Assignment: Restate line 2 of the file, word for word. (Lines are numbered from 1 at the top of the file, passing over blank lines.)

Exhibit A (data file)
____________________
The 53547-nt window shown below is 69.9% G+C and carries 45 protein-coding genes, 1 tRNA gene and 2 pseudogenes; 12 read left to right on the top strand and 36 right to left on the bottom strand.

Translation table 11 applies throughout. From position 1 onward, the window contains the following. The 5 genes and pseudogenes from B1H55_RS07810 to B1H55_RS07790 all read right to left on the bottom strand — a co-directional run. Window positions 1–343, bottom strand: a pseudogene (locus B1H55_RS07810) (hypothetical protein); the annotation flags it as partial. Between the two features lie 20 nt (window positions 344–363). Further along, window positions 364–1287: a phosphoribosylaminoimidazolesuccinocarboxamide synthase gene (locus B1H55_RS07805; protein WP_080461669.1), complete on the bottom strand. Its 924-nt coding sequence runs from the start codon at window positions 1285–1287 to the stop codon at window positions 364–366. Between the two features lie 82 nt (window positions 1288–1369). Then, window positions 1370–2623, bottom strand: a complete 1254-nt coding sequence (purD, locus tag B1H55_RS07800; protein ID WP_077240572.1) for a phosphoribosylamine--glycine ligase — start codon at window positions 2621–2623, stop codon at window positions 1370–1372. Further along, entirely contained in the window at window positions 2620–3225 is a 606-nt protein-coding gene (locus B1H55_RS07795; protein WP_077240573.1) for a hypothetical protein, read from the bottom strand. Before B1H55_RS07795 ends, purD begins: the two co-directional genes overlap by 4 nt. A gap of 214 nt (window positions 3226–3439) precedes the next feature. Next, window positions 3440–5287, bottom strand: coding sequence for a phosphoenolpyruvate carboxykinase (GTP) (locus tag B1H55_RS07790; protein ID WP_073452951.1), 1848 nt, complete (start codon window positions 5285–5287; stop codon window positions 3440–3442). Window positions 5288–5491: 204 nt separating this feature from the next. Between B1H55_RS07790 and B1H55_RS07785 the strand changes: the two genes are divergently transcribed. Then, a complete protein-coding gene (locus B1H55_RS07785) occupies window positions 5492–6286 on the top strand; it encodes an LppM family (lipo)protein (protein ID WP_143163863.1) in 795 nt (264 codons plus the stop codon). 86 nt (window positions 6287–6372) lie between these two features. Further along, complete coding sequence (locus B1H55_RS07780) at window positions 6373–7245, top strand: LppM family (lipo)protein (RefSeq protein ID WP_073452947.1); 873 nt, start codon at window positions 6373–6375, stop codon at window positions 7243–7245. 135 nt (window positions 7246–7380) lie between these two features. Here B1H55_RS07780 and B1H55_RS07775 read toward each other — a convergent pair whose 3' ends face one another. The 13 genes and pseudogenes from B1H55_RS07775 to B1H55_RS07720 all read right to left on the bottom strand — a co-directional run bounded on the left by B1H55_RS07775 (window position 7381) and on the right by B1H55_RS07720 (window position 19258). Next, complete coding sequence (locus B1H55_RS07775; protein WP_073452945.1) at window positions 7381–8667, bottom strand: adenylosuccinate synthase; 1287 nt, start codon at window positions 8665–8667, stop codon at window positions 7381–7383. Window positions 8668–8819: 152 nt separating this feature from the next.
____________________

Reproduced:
Translation table 11 applies throughout. From position 1 onward, the window contains the following. The 5 genes and pseudogenes from B1H55_RS07810 to B1H55_RS07790 all read right to left on the bottom strand — a co-directional run. Window positions 1–343, bottom strand: a pseudogene (locus B1H55_RS07810) (hypothetical protein); the annotation flags it as partial. Between the two features lie 20 nt (window positions 344–363). Further along, window positions 364–1287: a phosphoribosylaminoimidazolesuccinocarboxamide synthase gene (locus B1H55_RS07805; protein WP_080461669.1), complete on the bottom strand. Its 924-nt coding sequence runs from the start codon at window positions 1285–1287 to the stop codon at window positions 364–366. Between the two features lie 82 nt (window positions 1288–1369). Then, window positions 1370–2623, bottom strand: a complete 1254-nt coding sequence (purD, locus tag B1H55_RS07800; protein ID WP_077240572.1) for a phosphoribosylamine--glycine ligase — start codon at window positions 2621–2623, stop codon at window positions 1370–1372. Further along, entirely contained in the window at window positions 2620–3225 is a 606-nt protein-coding gene (locus B1H55_RS07795; protein WP_077240573.1) for a hypothetical protein, read from the bottom strand. Before B1H55_RS07795 ends, purD begins: the two co-directional genes overlap by 4 nt. A gap of 214 nt (window positions 3226–3439) precedes the next feature. Next, window positions 3440–5287, bottom strand: coding sequence for a phosphoenolpyruvate carboxykinase (GTP) (locus tag B1H55_RS07790; protein ID WP_073452951.1), 1848 nt, complete (start codon window positions 5285–5287; stop codon window positions 3440–3442). Window positions 5288–5491: 204 nt separating this feature from the next. Between B1H55_RS07790 and B1H55_RS07785 the strand changes: the two genes are divergently transcribed. Then, a complete protein-coding gene (locus B1H55_RS07785) occupies window positions 5492–6286 on the top strand; it encodes an LppM family (lipo)protein (protein ID WP_143163863.1) in 795 nt (264 codons plus the stop codon). 86 nt (window positions 6287–6372) lie between these two features. Further along, complete coding sequence (locus B1H55_RS07780) at window positions 6373–7245, top strand: LppM family (lipo)protein (RefSeq protein ID WP_073452947.1); 873 nt, start codon at window positions 6373–6375, stop codon at window positions 7243–7245. 135 nt (window positions 7246–7380) lie between these two features. Here B1H55_RS07780 and B1H55_RS07775 read toward each other — a convergent pair whose 3' ends face one another. The 13 genes and pseudogenes from B1H55_RS07775 to B1H55_RS07720 all read right to left on the bottom strand — a co-directional run bounded on the left by B1H55_RS07775 (window position 7381) and on the right by B1H55_RS07720 (window position 19258). Next, complete coding sequence (locus B1H55_RS07775; protein WP_073452945.1) at window positions 7381–8667, bottom strand: adenylosuccinate synthase; 1287 nt, start codon at window positions 8665–8667, stop codon at window positions 7381–7383. Window positions 8668–8819: 152 nt separating this feature from the next.